Drugs incorporated into hair are exposed to the environment, and cosmetic and chemical treatments, with possible decreases in their content. Knowledge concerning the effect of sunlight on drug content in hair can be helpful to forensic toxicologists, in particular, when investigating drug concentrations above or below pre-determined cut-offs. Twenty-eight authentic positive hair samples were selected which had previously tested positive for ethyl glucuronide (EtG). Washed hair were divided into two identical tufts, with the former exposed at 13,219 J/cm2 (300-800 nm spectrum of irradiance) for 48 h in a solar simulator, and the latter kept in the dark. Hair samples were extracted and analyzed by ultra performance liquid chromatography-tandem mass spectrometry. The percentage of photodegradation was calculated for EtG. In parallel, photodegradation processes of standard molecule dissolved in aqueous and organic solutions were studied. In 28 hair samples, positive for the targeted analyte, exposure to artificial sunlight induced an appreciable increase in EtG concentrations. The concentration range in the non-irradiated hair samples was 6.0-772.0 pg/mg, and 64.3% of samples exhibited an increase in post-irradiation samples, ranging from 7% to 255%. In seven cases, a decrease was observed ranging from -5.0% to -36.0%. Thus, either a decrease or an increase of EtG may be observed post-irradiation, depending on hair color and/or hair thickness. Because the denaturation status of hair fibers and the thickness of hair before irradiation could play a role, a scanning electron microscope study should be envisaged.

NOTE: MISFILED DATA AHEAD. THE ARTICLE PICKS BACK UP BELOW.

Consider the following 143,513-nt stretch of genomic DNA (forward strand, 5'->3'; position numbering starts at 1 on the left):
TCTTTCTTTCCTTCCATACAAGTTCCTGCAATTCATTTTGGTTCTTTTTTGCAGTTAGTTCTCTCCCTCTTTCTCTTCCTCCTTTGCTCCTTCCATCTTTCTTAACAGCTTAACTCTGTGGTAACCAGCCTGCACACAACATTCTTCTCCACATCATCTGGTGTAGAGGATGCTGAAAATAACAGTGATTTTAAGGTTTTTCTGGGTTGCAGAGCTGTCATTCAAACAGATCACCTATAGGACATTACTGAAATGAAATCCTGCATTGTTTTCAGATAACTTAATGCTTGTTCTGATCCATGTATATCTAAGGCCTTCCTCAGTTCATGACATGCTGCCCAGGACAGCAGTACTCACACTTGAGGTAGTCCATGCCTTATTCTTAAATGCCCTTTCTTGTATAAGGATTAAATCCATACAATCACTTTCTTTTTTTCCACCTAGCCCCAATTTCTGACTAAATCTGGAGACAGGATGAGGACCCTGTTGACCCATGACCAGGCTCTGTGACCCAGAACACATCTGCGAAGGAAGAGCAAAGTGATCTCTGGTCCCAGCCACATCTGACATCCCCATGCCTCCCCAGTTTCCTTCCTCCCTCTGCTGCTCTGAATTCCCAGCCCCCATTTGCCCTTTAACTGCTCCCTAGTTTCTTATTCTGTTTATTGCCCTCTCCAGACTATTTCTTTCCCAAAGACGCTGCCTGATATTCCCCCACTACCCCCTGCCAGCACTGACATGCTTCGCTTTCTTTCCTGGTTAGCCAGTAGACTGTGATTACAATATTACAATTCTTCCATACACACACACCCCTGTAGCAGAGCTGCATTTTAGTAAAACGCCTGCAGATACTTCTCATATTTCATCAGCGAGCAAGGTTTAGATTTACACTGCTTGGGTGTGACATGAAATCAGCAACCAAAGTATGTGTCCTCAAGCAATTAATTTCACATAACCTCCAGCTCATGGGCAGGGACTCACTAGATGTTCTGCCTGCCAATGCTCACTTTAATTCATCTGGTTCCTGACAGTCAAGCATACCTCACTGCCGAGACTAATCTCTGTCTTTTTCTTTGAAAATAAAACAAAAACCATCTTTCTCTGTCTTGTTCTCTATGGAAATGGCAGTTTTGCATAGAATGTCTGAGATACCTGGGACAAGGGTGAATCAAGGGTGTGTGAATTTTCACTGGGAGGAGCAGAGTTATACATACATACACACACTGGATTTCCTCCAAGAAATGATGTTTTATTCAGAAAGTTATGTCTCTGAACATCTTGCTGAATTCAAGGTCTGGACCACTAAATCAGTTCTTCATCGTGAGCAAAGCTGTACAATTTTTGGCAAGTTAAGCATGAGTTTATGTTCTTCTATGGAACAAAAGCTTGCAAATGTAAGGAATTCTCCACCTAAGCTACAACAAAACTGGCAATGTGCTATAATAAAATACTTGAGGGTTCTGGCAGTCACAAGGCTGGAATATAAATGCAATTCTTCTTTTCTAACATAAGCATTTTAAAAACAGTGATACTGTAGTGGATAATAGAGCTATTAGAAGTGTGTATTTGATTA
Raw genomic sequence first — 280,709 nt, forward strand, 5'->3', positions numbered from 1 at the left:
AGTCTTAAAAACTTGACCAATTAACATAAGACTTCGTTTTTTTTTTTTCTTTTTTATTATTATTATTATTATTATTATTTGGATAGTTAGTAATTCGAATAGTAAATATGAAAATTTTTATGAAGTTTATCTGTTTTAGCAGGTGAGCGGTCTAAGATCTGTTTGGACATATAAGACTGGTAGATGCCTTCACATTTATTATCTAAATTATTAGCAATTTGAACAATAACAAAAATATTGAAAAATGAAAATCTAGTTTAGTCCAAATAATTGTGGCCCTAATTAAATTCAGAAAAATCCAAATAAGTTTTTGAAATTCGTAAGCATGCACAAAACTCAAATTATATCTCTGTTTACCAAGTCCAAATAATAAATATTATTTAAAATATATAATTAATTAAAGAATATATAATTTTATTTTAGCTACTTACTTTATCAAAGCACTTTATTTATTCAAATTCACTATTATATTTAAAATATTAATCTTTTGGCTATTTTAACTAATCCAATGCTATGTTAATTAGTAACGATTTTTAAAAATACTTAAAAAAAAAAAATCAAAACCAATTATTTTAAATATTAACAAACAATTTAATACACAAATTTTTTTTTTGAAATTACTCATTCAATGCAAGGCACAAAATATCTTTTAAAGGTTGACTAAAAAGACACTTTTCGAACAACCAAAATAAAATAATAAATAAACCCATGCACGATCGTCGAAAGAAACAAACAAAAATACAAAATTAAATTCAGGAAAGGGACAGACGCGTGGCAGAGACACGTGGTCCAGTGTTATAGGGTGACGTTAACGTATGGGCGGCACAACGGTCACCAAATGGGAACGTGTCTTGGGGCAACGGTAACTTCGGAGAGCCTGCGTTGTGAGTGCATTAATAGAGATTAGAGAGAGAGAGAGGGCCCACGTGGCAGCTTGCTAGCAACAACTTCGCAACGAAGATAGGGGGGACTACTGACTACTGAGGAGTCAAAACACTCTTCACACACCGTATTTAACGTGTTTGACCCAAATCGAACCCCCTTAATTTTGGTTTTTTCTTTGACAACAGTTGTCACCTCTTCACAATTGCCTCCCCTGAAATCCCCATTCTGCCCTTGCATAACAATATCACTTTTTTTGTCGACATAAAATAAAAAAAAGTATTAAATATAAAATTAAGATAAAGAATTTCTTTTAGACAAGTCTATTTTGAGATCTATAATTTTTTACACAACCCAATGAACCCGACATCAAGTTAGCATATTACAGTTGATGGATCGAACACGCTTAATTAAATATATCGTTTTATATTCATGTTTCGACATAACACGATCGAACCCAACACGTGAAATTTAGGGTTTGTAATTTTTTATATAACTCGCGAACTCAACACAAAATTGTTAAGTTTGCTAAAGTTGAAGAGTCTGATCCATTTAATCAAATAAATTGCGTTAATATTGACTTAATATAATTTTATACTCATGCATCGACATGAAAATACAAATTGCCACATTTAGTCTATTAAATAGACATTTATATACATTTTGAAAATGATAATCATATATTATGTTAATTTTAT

A Study on Photostability of Ethyl Glucuronide in Hair Irradiated under Artificial Sunlight

Miolo G.
;
Vogliardi S.;Menilli L.;Scrivano S.;Montisci M.;Favretto D.
2020

Abstract

Drugs incorporated into hair are exposed to the environment, and cosmetic and chemical treatments, with possible decreases in their content. Knowledge concerning the effect of sunlight on drug content in hair can be helpful to forensic toxicologists, in particular, when investigating drug concentrations above or below pre-determined cut-offs. Twenty-eight authentic positive hair samples were selected which had previously tested positive for ethyl glucuronide (EtG). Washed hair were divided into two identical tufts, with the former exposed at 13,219 J/cm2 (300-800 nm spectrum of irradiance) for 48 h in a solar simulator, and the latter kept in the dark. Hair samples were extracted and analyzed by ultra performance liquid chromatography-tandem mass spectrometry. The percentage of photodegradation was calculated for EtG. In parallel, photodegradation processes of standard molecule dissolved in aqueous and organic solutions were studied. In 28 hair samples, positive for the targeted analyte, exposure to artificial sunlight induced an appreciable increase in EtG concentrations. The concentration range in the non-irradiated hair samples was 6.0-772.0 pg/mg, and 64.3% of samples exhibited an increase in post-irradiation samples, ranging from 7% to 255%. In seven cases, a decrease was observed ranging from -5.0% to -36.0%. Thus, either a decrease or an increase of EtG may be observed post-irradiation, depending on hair color and/or hair thickness. Because the denaturation status of hair fibers and the thickness of hair before irradiation could play a role, a scanning electron microscope study should be envisaged.
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Utilizza questo identificativo per citare o creare un link a questo documento: http://hdl.handle.net/11577/3339242
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